• David Manes

Long-term disability benefits and ERISA

Workers are often granted short-term disability benefits from their employer’s insurance company for a variety of illnesses and conditions. A worker may have fractured her leg while at work, contracted a debilitating virus or been diagnosed with a new medical condition. Oftentimes the threshold for being granted short-term disability benefits is not that high, but in order to be granted long-term disability benefits the obstacles are much more substantial. Long-term disability benefits can be extremely expensive for insurance companies; therefore they will often deny them initially except in the most egregious of circumstances. The law that governs the granting of these long-term disability benefits is called the Employee Retirement Income Security Act (“ERISA.”)

ERISA and long-term disability

ERISA does not require that employer’s provide health insurance or disability insurance plans to their employees, but if an employer chooses to provide these plans, ERISA regulates how these plans work. Most importantly, ERISA provides an avenue of appeal through the federal courts in case your application for long-term disability has been denied.

What to do if my application for long-term disability has been denied?

If your initial application was denied your insurance plan is required by ERISA to give you an opportunity appeal the claim. This appeal can be very complicated and there are several steps that you will want to follow to make sure your appeal is strong.

Gather your records

Your insurance company will have gathered most of your medical records in order to evaluate your initial claim, but you will want to fill in the blanks with all additional medical records and evidence that you may have. In order to do this request the files from your insurance company and identify any records that may be missing. Then request the missing records from your doctors and add them to your appeal. This can be a crucial step because oftentimes an insurer will leave out some of the most important evidence for your case.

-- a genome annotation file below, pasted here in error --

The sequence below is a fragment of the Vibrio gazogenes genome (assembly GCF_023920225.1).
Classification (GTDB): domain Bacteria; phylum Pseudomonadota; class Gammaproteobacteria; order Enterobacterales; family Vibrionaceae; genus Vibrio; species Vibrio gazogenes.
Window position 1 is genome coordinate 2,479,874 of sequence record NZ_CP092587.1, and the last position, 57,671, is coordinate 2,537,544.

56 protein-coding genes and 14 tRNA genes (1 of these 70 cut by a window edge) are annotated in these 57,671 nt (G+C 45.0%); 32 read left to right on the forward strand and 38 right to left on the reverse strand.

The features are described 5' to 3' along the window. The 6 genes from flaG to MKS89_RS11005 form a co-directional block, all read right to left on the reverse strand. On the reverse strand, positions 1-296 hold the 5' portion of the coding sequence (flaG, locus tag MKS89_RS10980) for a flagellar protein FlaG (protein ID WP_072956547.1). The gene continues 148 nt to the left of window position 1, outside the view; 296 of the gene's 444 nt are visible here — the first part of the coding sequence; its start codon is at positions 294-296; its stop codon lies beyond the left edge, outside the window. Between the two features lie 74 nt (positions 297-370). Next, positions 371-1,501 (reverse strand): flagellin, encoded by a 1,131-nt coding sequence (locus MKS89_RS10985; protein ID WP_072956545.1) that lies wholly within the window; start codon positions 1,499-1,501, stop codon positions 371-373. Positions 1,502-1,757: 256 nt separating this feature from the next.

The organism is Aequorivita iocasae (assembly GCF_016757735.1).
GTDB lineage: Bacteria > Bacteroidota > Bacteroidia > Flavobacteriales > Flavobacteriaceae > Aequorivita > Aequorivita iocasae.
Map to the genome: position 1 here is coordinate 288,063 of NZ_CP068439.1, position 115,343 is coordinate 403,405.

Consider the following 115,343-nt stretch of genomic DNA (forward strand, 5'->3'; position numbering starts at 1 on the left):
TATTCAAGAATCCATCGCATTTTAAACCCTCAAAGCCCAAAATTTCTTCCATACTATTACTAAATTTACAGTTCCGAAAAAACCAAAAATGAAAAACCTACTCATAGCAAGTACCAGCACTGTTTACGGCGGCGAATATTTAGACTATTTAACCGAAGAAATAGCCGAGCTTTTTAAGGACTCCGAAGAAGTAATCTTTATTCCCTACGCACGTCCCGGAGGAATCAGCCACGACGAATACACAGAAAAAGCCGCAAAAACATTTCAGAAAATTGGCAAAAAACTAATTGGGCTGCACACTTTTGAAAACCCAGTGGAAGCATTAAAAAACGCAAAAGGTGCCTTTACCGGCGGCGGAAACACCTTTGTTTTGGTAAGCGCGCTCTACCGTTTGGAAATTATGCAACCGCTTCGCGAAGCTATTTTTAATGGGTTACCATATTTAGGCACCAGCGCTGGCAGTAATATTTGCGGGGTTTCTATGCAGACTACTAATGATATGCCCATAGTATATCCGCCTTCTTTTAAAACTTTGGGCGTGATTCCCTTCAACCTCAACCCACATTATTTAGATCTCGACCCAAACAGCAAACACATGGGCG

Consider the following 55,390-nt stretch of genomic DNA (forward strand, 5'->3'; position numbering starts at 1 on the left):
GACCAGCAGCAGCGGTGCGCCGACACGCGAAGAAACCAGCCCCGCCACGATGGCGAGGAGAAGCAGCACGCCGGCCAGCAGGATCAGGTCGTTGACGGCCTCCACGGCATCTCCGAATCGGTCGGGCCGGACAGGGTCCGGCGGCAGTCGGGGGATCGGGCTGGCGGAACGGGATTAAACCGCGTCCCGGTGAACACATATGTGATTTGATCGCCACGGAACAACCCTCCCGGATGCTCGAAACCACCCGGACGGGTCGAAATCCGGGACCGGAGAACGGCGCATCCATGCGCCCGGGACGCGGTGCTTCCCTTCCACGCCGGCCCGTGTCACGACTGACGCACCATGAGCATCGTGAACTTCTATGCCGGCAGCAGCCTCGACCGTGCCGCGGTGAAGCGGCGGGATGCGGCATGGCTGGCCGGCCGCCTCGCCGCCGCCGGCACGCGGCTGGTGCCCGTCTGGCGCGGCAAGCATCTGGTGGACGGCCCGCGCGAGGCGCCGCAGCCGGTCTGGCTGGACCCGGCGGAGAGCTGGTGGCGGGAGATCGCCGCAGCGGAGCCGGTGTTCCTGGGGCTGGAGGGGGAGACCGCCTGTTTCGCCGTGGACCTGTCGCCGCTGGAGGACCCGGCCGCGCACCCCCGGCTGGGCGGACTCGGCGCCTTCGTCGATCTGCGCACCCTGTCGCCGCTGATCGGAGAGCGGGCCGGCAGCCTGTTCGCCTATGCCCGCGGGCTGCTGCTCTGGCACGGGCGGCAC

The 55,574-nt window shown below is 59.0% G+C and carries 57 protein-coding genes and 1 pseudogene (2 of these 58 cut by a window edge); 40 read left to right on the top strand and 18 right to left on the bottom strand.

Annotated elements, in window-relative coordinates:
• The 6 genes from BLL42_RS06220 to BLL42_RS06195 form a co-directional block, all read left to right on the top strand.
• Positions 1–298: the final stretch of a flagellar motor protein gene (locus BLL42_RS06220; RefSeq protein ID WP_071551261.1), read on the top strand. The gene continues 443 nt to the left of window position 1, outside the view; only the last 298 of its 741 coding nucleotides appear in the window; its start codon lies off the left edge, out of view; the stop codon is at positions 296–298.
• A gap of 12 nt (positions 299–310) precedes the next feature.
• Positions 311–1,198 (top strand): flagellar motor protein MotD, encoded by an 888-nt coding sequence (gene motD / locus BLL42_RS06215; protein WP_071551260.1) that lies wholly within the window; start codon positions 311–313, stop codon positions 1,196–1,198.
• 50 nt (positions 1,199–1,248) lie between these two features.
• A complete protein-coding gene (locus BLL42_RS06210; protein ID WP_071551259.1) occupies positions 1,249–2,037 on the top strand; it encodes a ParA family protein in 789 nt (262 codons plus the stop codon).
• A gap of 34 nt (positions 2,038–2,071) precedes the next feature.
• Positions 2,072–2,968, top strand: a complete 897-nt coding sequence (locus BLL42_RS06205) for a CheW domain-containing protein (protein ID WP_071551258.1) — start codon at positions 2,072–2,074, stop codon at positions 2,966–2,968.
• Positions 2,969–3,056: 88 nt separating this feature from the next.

Have additional testing done

Insurance companies rely heavily on objective evidence when evaluating the legitimacy of your claim. Sometimes certain tests have not been performed that can help you win your case. This is especially true if you suffer from a mental or psychological condition. You may need to have cognitive testing done to provide objective evidence that your psychological condition affects your ability to work.

Create a persuasive narrative

Insurance companies will deny benefits for a variety of reasons and in order to win on appeal you must develop a persuasive narrative. For example, oftentimes insurance companies will overlook certain conditions that you may suffer from, or they will only look at a single illness in isolation. You may want to argue that in isolation a single condition does not make you disabled, but when all of your illnesses are viewed in combination, the disability is total. Finding a strong narrative to frame your case can help you win your benefits.

When to contact an attorney

If you have been denied after your initial application it is probably time to contact an attorney. The earlier that your lawyer can begin developing your case the better the chances are that he will be able to win. Gathering evidence and developing a compelling narrative can take a long time, so get a lawyer on board as soon as possible. For advice and a free consultation concerning your ERISA long-term benefits case, please call Kraemer, Manes and Associates at (412) 626-5626.

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